For the budding photographer in you, iPhoto is a godsend. It is the iLife photo organization program that comes pre-installed on your swanky new iMac or Mac Book Air. In fact, I would go as far as to say that iPhoto is one of the main reasons to switch to a Mac. I know, there are alternatives, but for seamless integration and smooth-as-silk workflow, iPhoto reigns supreme.
But (ah, there is always a “but”), the workflow in iPhoto can create a problem for some. It expects you to shoot pictures, connect your camera to your Mac, move the photos from the camera to the Mac, enhance/edit and share (Facebook, flickr) or print or make photo books. This flow (with some face recognition, red-eye removal, event/album creation etc.) works like a charm — if you are just starting out with your new digital camera. What if you already have 20,000 old photos and scans on your old computer (in “My Pictures”)?
This is the problem I was faced with when I started playing with iPhoto. I pride myself in anticipating such problems. So, I decided to import my old library very carefully. While importing “My Pictures” (which was fairly organized to begin with), I went through it folder by folder, dragging-and-dropping them on iPhoto and, at the same time, labeling them (and the photos therein) with what I thought were appropriate colors. (I used the “Get Info” function in Finder for color labels.) I thought I was being clever, but I ended up with a fine (but colorful) mess, with my folders and photos sporting random colors. It looked impossible to compare and figure out and where my 20,000 photos got imported to in iPhoto; so I decided to write my very first Mac App — iPhotoTagger. It took me about a week to write it, but it sorted out my photo worries. Now I want to sell it and make some money.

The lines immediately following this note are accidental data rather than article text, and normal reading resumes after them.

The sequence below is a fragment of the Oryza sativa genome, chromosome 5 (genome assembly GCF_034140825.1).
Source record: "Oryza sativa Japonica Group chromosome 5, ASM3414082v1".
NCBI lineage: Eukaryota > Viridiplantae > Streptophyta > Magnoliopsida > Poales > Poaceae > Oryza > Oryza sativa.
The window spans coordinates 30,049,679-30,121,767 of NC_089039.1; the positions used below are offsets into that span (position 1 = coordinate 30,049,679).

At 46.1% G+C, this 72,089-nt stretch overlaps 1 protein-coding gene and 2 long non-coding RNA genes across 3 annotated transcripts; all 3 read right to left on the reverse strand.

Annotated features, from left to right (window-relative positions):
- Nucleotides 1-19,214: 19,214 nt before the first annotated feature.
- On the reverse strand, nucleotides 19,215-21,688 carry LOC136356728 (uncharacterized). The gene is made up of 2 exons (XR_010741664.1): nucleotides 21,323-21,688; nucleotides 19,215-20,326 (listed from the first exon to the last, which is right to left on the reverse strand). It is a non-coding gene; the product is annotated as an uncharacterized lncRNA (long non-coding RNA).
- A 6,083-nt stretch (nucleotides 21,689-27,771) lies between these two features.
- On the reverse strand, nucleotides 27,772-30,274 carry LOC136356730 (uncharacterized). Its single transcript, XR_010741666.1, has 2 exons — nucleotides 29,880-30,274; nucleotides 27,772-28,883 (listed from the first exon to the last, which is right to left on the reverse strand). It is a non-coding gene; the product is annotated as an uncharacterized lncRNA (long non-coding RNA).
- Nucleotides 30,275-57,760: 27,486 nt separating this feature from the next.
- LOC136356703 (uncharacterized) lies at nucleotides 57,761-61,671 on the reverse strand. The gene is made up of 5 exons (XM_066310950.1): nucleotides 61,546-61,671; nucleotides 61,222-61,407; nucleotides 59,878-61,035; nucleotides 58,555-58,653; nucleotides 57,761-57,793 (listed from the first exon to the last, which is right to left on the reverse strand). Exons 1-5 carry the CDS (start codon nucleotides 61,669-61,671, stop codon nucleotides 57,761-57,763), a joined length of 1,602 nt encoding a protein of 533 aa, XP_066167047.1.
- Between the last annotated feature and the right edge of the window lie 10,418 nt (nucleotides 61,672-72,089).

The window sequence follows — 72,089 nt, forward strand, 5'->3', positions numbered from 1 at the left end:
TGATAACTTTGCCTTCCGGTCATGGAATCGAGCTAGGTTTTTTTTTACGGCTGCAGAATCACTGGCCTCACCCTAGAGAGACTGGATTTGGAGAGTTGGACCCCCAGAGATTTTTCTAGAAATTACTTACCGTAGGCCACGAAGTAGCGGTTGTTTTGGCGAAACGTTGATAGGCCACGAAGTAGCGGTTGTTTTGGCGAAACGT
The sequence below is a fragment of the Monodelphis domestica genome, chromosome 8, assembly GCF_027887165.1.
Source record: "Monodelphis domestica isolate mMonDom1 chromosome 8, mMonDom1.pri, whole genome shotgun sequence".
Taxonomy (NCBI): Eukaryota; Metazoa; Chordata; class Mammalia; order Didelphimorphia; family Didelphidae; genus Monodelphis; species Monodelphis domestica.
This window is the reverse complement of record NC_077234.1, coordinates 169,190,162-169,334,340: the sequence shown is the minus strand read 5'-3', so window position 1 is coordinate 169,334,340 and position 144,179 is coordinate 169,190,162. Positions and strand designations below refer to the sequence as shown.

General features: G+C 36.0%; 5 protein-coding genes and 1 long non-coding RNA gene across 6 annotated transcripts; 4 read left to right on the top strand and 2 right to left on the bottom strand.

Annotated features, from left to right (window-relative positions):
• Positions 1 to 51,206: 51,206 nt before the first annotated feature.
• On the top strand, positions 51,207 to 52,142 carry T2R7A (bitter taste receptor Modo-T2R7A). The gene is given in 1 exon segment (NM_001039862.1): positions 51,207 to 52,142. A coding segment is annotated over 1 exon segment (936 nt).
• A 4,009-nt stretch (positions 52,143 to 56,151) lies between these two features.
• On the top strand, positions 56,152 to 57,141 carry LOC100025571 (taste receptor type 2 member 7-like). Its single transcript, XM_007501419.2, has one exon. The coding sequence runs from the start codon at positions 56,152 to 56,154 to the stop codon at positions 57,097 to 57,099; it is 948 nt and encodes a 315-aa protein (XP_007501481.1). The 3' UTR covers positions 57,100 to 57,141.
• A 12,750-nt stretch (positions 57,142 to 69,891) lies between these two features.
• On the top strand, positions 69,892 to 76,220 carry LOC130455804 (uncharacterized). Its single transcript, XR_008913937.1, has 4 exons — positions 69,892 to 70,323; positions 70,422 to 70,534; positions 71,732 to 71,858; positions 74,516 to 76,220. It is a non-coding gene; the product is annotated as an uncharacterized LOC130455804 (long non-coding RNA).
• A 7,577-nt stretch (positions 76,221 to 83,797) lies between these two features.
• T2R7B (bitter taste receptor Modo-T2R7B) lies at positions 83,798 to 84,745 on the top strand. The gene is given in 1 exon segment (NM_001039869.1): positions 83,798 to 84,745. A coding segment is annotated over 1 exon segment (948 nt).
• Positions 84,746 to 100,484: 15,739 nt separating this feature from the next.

Here is what it does. It first goes through your iPhoto library and catalogs what you have there. It then scans the folder you specify and compares the photos in there with those in your library. If a photo is found exactly once, it will get a Green label, so that it stands out when you browse to it in your Finder (which is Mac-talk for Windows Explorer). Similarly, if the photo appears more than once in your iPhoto library, it will be tagged in Yellow. And, going the extra-mile, iPhotoTagger will color your folder Green if all the photos within have been imported into your iPhoto library. Those folders that have been partially imported will be tagged Yellow.
The photo comparison is done using Exif data, and is fairly accurate. Note that iPhotoTagger doesn’t modify anything within your iPhoto library. Doing so would be unwise. It merely reads the library to gather information.
This first version (V1.0) is released to test the waters, as it were, and is priced at $1.99. If there is enough interest, I will work on V2.0 with improved performance (using Perl and SQLite, if you must know). I will price it at $2.99. And, if the interest doesn’t wane, a V3.0 (for $3.99) will appear with a proper help file, performance pane, options to choose your own color scheme, SpotLight comments (and, if you must know, probably rewritten in Objective-C). Before you rush to send me money, please know that iPhotoTagger requires Snow Leopard and Lion (OS-X 10.6 and 10.7). If in doubt, you can download the lite version and play with it. It is fully functional, and will create lists of photos/folders to be tagged in Green and Yellow, but won’t actually tag them.